Around here, they're sometimes called the "clock people." They zip over from San Francisco every summer to this remote valley, heave their vehicles up the mountain and while away hours gawking at bristlecone pines, considered among the world's oldest living things.
Over time an unlikely bond formed between the city-dwellers and a rural patch of Nevada that the rest of the state ignores. How else to explain the visitors leaping into this region's water war with Las Vegas?
In the late 1990s, when Dave Tilford was working in real estate, he got a call. He'd lived in nearby Ely all his life, and understood that people sometimes scooped up desert land to chase far-fetched dreams. Still, this request was odd. Someone was looking for property high — very high — in the limestone cliffs near Great Basin National Park.
Here's what came to mind: 180 acres of chiseled rock, squat trees and weather-beaten cabins. Elevation: about 11,000 feet. "On a clear day, you can see forever," Tilford said.
One morning, he and a group of potential buyers drove to the site, about an hour from the floor of Spring Valley. He pointed to a grove of bristlecones, whose branches resemble skeleton fingers. "Sit against it and think: 4,000 to 5,000 years, that's been here," he said.
As the potential buyers explained, they belonged to the Long Now Foundation, a San Francisco organization dedicated to promoting long-term thinking. One of its goals is to build a clock that will mark time for 10,000 years — a dramatic demonstration of down-the-road planning. (In anticipation, the Long Now website marks years a little differently, saying the group was founded in "01996.")
After the real estate tour, Tilford and his wife, Edith, paged through a book the group gave him, "The Clock of the Long Now," written by founder Stewart Brand.
"I didn't quite understand it at first," Tilford said. "It grew on me."
"We think for the present and not the long-term," his wife said. "But we could use some of that now in politics, thinking of what we're leaving our grandchildren."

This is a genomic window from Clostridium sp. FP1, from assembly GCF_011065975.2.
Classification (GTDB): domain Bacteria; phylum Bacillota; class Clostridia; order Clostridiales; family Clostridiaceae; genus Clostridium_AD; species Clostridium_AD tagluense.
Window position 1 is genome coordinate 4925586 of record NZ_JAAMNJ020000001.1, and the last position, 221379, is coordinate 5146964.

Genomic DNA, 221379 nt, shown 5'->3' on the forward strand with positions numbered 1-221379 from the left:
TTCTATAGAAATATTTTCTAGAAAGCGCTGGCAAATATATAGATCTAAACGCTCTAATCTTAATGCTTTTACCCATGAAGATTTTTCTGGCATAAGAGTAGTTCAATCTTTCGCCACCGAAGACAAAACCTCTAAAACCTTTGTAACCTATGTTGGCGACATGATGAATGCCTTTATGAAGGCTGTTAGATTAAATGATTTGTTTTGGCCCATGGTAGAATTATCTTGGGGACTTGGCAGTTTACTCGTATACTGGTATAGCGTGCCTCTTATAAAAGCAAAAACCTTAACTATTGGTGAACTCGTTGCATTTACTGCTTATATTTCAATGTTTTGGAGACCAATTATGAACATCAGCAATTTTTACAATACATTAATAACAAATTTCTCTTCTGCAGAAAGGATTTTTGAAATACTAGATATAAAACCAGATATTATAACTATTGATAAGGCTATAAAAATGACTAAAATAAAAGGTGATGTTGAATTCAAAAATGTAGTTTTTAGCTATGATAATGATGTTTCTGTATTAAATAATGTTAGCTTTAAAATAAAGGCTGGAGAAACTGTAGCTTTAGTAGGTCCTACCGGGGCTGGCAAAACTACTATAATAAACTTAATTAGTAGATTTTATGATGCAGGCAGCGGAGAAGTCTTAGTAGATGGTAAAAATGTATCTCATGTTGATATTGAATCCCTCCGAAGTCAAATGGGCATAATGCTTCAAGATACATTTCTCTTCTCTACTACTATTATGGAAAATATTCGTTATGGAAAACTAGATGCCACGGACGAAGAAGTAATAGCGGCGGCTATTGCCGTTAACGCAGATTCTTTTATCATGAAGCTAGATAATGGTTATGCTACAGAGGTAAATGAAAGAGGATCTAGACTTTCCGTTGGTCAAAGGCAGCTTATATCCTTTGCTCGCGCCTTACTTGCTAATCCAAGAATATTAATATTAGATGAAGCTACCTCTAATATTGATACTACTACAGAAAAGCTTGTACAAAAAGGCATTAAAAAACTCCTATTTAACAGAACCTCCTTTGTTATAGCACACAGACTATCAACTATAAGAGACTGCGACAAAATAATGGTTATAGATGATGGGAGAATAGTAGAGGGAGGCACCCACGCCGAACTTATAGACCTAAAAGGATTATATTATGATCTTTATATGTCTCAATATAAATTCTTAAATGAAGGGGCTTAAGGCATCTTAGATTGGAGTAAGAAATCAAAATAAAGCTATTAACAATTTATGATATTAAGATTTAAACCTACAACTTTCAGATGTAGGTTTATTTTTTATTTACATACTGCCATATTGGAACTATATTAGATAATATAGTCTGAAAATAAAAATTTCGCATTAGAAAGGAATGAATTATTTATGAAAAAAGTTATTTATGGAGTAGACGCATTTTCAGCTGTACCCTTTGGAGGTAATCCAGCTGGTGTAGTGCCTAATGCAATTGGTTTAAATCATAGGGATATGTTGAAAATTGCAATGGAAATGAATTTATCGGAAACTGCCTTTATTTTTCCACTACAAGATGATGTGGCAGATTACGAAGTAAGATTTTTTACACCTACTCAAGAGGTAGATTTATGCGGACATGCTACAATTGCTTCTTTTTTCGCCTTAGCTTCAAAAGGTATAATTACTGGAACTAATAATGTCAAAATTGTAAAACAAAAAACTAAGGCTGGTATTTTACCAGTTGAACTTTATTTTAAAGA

Tilford helped the group purchase the site. In 2005, the foundation added 60 acres on the valley floor.
A prototype of the massive clock is on display at London's Science Museum, and the actual clock site is under construction in the Sierra Diablo Mountains in West Texas. Foundation members are keeping the Nevada property in case they decide to build a second timepiece.
Tilford is now the group's local liaison, leading visitors from around the world up Mt. Washington. Interest in the project is generated in part by its high-profile backers, including Amazon Chief Executive Jeff Bezos, who recently vowed to pour more than $40 million into the venture.
That's not what sold Tilford on the Long Now message, however. It was the water war.
For years, the Las Vegas area led the country in population growth. To keep building stucco homes and strip malls, water officials said, it would need more water than the drought-stricken Colorado River, its main source, could provide.
So they pushed forward with a plan to siphon water from rural basins, including Spring Valley, via a 300-mile-long pipeline network. Conservationists, ranchers and the Church of Jesus Christ of Latter-day Saints, which owns land here, testified against the project at a recent hearing. They said it would create dust bowls, a la Owens Valley, Calif., which Los Angeles famously drained.
Las Vegas water officials maintain the project would cause little, if any, environmental damage, and that officials would halt pumping if it did. Spokesman J.C. Davis said opponents "do not account for state and federal environmental safeguards, nor do they acknowledge the Southern Nevada Water Authority's proven record of environmentally responsible practices."
The skirmish exposed the tensions between Las Vegas, famous for paving over the desert, and the so-called cow counties, which subsist on ranching and mining. These days, Tilford is convinced of another key difference.
"Las Vegas suffers from short-term thinking," he said.
Apparently, the clock people agreed. Though their ties to Spring Valley are minimal, the Long Now Foundation joined protesters at the pipeline hearing.
In a statement submitted at the hearing, the group called the pipeline "a short-term strategy that will create long-term harm" by sapping the water table, starving deep-rooted plants, clogging the sky with dust and potentially spoiling Great Basin, the state's only national park.
"We ask that you not make a decision that will be looked upon with scorn by your children; it is our duty to be good ancestors," the foundation said.
The state engineer is expected to rule on the groundwater applications this month. But Tilford and others are girding for a battle they expect to last, well, a very long time.